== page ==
Tag Archive | "Biblical timeline"

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In many areas such as city neighborhoods, college campuses, parks and even in large buildings, you’ll see a diagram like a map posted to help people there understand exactly where they are in relation to their surroundings.  Usually, the diagram is marked with an arrow and the words “You Are Here” to indicate the exact spot where a person would be standing in order to read the information.  Amazingly, God has done something similar to help end-time believers understand where they are in time according to His plan for mankind.

 

 

The Two Witnesses

 

One way He has done this is by telling us about the two witnesses of Revelation 11.  We know that they represent a group of end-time believers, based on events described in that chapter of Revelation and on related information in the Bible.

 

Revelation 11:4-5 tells us something about them:

 

These are the two olive trees, and the two candlesticks standing before the God of the earth.  And if any man will hurt them, fire proceedeth out of their mouth, and devoureth their enemies: and if any man will hurt them, he must in this manner be killed.

 

These witnesses proclaim a message of judgment to the world.  The message of God’s judgment is the fire that “proceedeth out of their mouth and devoureth their enemies.”  When we read about the two witnesses, we must realize that God isn’t telling us that there will be two real people who can blow fire out of their mouths to kill people.  He is telling us about a time when His message of judgment goes out to the world near the end of time.  Those who are enemies of this message are judged by God’s word and eventually destroyed, as required by God’s law.  Their destruction is by the fire that “devoureth their enemies.”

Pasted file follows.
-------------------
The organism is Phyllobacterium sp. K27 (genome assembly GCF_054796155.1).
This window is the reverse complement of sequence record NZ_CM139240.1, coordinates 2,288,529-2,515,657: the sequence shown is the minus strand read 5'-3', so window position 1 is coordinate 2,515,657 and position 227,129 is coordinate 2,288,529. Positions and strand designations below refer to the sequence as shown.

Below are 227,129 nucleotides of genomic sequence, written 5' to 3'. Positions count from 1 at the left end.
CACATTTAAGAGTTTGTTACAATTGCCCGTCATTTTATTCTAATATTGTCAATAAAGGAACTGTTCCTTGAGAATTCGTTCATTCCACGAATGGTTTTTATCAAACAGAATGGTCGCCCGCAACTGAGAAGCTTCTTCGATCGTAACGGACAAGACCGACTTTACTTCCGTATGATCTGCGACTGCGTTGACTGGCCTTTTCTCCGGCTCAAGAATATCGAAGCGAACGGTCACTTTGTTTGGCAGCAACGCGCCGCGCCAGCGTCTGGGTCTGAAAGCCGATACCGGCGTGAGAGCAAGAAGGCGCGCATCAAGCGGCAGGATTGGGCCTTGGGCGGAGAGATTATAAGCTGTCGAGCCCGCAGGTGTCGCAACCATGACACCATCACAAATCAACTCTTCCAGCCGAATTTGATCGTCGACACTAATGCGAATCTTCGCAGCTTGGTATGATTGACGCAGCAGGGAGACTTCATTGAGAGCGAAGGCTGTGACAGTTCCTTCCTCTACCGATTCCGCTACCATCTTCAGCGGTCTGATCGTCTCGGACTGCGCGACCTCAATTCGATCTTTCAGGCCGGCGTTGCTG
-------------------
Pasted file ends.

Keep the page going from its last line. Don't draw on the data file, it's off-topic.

The two witnesses represent a group of believers near the end of time.  Their prophesying or preaching finishes at a specific time.  We know this from Revelation 11:7, which states “when they shall have finished their testimony.”  At that time, according to the same verse, “the beast that ascendeth out of the bottomless pit shall make war against them, and shall overcome them, and kill them.”

 

The beast, which is Satan, doesn’t literally kill the two witnesses.  Rather, he and the unsaved world – that is, people who are in his kingdom – silence the two witnesses, who are the elect.  Verses 8 and 9, which tell us that their bodies lie “in the street” because they aren’t buried, show us that the world wants to bring shame on them because the witnesses brought a message of God’s judgment.

 

Verse 10 indicates that their message reached around the world, for it states:

 

And they that dwell upon the earth shall rejoice over them, and make merry, and shall send gifts one to another; because these two prophets tormented them that dwelt on the earth.  

 

Notice what happens after the witnesses are “killed,” according to Revelation 11:11-12:

 

And after three days and an half the Spirit of life from God entered into them, and they stood upon their feet; and great fear fell upon them which saw them.  And they heard a great voice from heaven saying unto them, Come up hither. And they ascended up to heaven in a cloud; and their enemies beheld them.

 

These verses and the rest of Revelation 11 make it clear that this passage is telling us about the Rapture and the end of the world.  We have to realize that the number of days that elapses after the witnesses are killed – three and a half – is not to be taken literally.  It is like the number of witnesses, which represents the elect who bring the true Gospel (see Mark 6:7 and Luke 9:30-31).

 

However, there is something very important we can understand about the three and a half days: God is showing us that the elect remain here for a certain period of time after their warnings to the world are finished.